Filmmaker and conservationist Dereck Joubert said every photographer-conservationist struggles with the dual desire to show beauty in the wild while protesting what is happening in formerly pristine lands. “What Nick has done is combine the two in a way that sends a visual protest but doesn’t detract from the beauty inside of each wildlife frame,” Joubert said, calling the result a “juxtaposition of celebration and regret.”

Brandt’s “Wasteland With Elephant” depicts an elephant walking through a river of garbage in central Kenya. “Just three years ago, zebras, gazelles and impalas could be seen roaming through these places,” he said.

Sitting in a trash-filled alleyway next to a stagnant pool of fetid sewage, a solemn chimpanzee lowers his head as if mourning the loss of his former home.

Where does this horrible sprawl remind the photographer of?

Brandt compared the “out-of-control development, overpopulation and crowds” in some parts of modern Africa to that in parts of China and India. “I never thought I’d put Africa in the same category,” he said.

And where will Brandt’s art be shown?

An exhibition of “Inherit the Dust” will open March 24 at Fahey/Klein Gallery in Los Angeles and will run through May 14.

Well, it’s a good thing that the art is going to be shown in Los Angeles but he has nothing to say about sprawl in California. Clearly that was environmentally sustainable and totally didn’t destroy habitat for wildlife!

None of this is to say that the massive sprawl of African cities isn’t terrible for wildlife, not great for people, and isn’t something that westerners shouldn’t address. But there are so many assumptions at play in this artist’s work–that Africa is inherently natural and should be maintained that way for the enjoyment of the western mind and tourist, that there’s no need to ask actual Africans what they want their world to look like, and that the problems over there are completely different than our world. So this artist can live in the Santa Monica Mountains and come to Los Angeles all the time where eighteen million people have decimated the environment over 5,000 square miles and he can completely ignore the vast poverty where he lives while talking about the degradation of Africa.

Now, I don’t want to assume too much here. Obviously, some of the problematic framing of all this could be on the reporter and it’s possible the artist does care very much about these issues in California. I don’t want to castigate the man for expressing real concern about real problems. And certainly he is aware of how this pollution affects the people who live in these slums. But there are also some red flags raised that need addressing.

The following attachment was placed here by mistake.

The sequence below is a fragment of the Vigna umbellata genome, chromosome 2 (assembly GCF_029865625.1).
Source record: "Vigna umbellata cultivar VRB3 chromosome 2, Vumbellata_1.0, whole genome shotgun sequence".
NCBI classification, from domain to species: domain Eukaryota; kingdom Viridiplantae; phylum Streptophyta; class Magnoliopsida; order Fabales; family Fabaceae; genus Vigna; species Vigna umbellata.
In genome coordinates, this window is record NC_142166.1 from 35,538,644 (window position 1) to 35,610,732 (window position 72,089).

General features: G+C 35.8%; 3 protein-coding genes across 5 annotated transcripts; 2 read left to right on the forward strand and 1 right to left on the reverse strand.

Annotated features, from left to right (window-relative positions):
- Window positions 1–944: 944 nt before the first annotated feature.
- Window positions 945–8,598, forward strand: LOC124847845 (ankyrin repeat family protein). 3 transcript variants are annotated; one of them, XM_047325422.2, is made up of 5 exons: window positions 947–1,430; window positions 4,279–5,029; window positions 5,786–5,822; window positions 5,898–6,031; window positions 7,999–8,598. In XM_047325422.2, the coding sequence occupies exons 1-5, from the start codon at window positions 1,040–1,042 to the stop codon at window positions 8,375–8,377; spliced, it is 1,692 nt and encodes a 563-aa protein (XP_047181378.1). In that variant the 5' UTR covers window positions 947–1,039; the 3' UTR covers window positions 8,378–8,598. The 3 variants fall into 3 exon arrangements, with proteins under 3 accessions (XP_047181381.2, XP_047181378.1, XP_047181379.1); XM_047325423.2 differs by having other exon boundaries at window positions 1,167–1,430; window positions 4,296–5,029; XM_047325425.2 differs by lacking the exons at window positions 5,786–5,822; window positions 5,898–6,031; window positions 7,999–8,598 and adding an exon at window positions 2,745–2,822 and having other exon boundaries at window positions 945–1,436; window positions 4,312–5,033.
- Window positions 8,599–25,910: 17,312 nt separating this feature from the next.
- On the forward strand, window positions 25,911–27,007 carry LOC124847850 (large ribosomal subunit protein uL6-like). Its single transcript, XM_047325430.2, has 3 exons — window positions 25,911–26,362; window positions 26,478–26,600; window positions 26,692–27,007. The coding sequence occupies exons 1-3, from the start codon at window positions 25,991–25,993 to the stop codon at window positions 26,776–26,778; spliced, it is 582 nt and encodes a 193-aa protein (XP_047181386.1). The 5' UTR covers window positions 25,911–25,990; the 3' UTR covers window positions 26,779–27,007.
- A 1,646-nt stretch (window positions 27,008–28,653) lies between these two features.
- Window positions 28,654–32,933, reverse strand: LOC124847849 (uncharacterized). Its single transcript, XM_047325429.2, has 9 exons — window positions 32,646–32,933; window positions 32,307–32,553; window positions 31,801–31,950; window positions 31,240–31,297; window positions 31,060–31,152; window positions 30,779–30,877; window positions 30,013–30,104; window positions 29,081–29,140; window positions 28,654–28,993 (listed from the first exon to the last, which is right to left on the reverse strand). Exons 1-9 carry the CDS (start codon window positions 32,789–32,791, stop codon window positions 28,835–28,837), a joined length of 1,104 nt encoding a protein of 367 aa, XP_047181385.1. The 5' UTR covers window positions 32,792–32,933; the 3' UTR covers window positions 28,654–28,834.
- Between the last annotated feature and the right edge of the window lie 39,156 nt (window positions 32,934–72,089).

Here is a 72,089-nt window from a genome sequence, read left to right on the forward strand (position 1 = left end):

Trying to Catch That Reagan Magic

[ 36 ] February 20, 2016 |


I wonder how true this actually is.

An Iranian official said “Republican rivals of the current US administration” attempted to stall last month’s Iranian-U.S. prisoner swap until the eve of the U.S. presidential election, Tasnim News Agency reported.

According to the semi-official Iranian news outlet, Ali Shamkhani, the secretary of Iran’s Supreme National Security Council, made the claims during a speech Thursday at a rally in Yazd, Iran.

“In the course of the talks for exchanging prisoners, the Republican rivals of the current US administration who claim to be humanitarians and advocates of human rights sent a message telling us not to release these people [American prisoners] and continue this process [of talks] until the eve of US presidential elections,” Shamkhani said, according to Tasnim.

“We acted upon our independent resolve and moved the process forward,” Shamkhani said.

Given that under current Republican ideology, Democratic presidents have to stop governing in the last year of their term, it wouldn’t actually shock me if there was some level of truth to this. Besides, all those Republican candidates want to be Reagan on January 20, 1981, announcing the hostages have returned from Iran on the first day of his administration.